We’ve all read the various ways we’re killing our phones with our chargers. You’ll be happy to learn most of them aren’t too serious. Ideally, you should charge lithium-ion batteries whenever you can, but you shouldn't worry about leaving them plugged in for long periods of time. Don't worry about unplugging your phone as soon as it reaches 100 percent, either; at that point, it switches to a "trickle" charge, which prevents the battery from overheating.

However, there’s one thing you certainly should do differently and that’s removing your phone's case while it's charging.

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"During charging, phones tend to heat up, and cases can trap this heat," says Tonia Baldwin of mobile phone retailer A1 Connect. "This, in turn, can lead to overheating of the handset, putting stress on the battery and other internal components."

That doesn't mean that your phone turns into an explosive device—well, provided that it's properly designed. (We’re looking at you, Samsung.) Most phones have components that prevent the heat from exceeding certain thresholds. Even so, you might be accidentally damaging your battery by leaving your phone in its case while it charges.

Oh, and never used a frayed charging cord, even if you're sure that the cable still works.

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"If you can see past the rubber outer cover, it’s time to throw the cord away," says Colleen Murphy of Staymobile, a phone repair service. "Once the inner layers are exposed, you become much more likely to experience short circuits.”

4. Trimming Your Fingernails

You might have noticed that your nail clippers have a subtle curve, as if they're designed for single-snip action. That may have been the intent, but it actually takes three or four clips across the length of the average fingernail to tidy up those hands, reports GQ.

Whatever you do, don't just cram your nail into the clipper head on and start snipping.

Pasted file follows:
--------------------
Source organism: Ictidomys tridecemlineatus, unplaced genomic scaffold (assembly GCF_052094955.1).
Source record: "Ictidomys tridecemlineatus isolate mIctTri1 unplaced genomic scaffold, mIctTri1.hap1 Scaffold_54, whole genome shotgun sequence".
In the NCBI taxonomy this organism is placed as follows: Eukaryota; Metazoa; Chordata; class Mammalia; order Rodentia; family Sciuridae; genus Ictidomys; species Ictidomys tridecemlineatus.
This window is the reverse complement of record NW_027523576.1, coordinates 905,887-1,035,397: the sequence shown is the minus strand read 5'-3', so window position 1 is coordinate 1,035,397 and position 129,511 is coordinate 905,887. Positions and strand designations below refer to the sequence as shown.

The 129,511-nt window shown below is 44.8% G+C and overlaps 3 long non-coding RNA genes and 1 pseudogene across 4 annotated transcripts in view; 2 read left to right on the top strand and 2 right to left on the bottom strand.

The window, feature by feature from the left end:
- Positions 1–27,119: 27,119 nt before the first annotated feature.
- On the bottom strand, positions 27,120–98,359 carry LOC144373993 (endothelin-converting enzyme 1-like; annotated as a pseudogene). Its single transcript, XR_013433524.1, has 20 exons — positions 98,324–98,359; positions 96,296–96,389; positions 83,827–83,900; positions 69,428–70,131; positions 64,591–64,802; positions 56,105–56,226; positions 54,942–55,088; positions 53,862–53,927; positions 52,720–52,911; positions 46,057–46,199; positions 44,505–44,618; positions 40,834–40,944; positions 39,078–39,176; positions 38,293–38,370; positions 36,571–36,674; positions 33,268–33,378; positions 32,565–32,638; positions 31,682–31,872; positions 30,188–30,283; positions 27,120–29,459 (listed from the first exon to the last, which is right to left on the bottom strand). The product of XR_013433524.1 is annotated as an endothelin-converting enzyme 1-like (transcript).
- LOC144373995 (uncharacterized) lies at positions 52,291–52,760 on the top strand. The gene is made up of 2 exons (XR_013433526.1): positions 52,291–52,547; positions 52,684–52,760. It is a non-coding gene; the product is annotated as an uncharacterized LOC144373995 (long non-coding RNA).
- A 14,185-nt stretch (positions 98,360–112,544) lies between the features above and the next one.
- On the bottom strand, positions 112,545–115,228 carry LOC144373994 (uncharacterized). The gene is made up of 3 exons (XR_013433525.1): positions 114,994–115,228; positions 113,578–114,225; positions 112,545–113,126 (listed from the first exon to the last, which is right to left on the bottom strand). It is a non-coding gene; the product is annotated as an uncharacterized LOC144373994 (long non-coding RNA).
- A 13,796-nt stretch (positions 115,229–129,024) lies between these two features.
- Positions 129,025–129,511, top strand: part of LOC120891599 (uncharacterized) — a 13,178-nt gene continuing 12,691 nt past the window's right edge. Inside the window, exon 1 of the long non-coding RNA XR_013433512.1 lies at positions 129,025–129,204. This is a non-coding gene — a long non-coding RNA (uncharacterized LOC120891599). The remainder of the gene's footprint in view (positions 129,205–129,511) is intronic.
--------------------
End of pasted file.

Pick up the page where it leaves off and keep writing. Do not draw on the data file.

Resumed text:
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"A common mistake men and women make when trimming their own nails is the angle at which they approach it," celebrity manicurist Deborah Lippmann told the men's magazine. "Clipping straight-on can bend and ultimately damage the nail."

Don't go too short, either. According to Esquire, you want a little bit of fresh white growth at the ends of your nails. If you try to trim your nails down to the quick, you open your fingertips up to the risk of infection, a horrible prospect.

Also, notice how men's magazines have the market cornered on nail-care tips? That's unexpected.

5. Holding the Steering Wheel

When you first learned to drive, you probably learned the "10 and 2" rule: Your hands should stay at 2:00 and 10:00 on the steering wheel; this is meant to give you optimum control over your vehicle if you need to suddenly avoid an obstacle.

That is, apparently, completely wrong. The National Highway Traffic Safety Administration now recommends positioning of 9 and 3, which should help to keep the driver's hands out of the way of the airbags in the event of an accident.

Other organizations have slightly different recommendations, but they're all fairly similar. The State of Connecticut, for instance, recommends that "both hands should be placed on opposite sides of the steering wheel," which should allow drivers to comfortably make turns at high speeds.

Still, the 10 and 2 position is widely seen as dangerous.

"When your airbag is triggered, super-hot nitrogen gas fills the bag, forcing open the plastic cover on your steering wheel," wrote Matt Collister of insurance provider Progressive on the company's blog.

"The bag then expands toward you at 150-250 mph. The higher your hands are on the wheel, the more likely they are to be over that plastic cover—and the more likely they are to be injured when it blows open," according to Collister.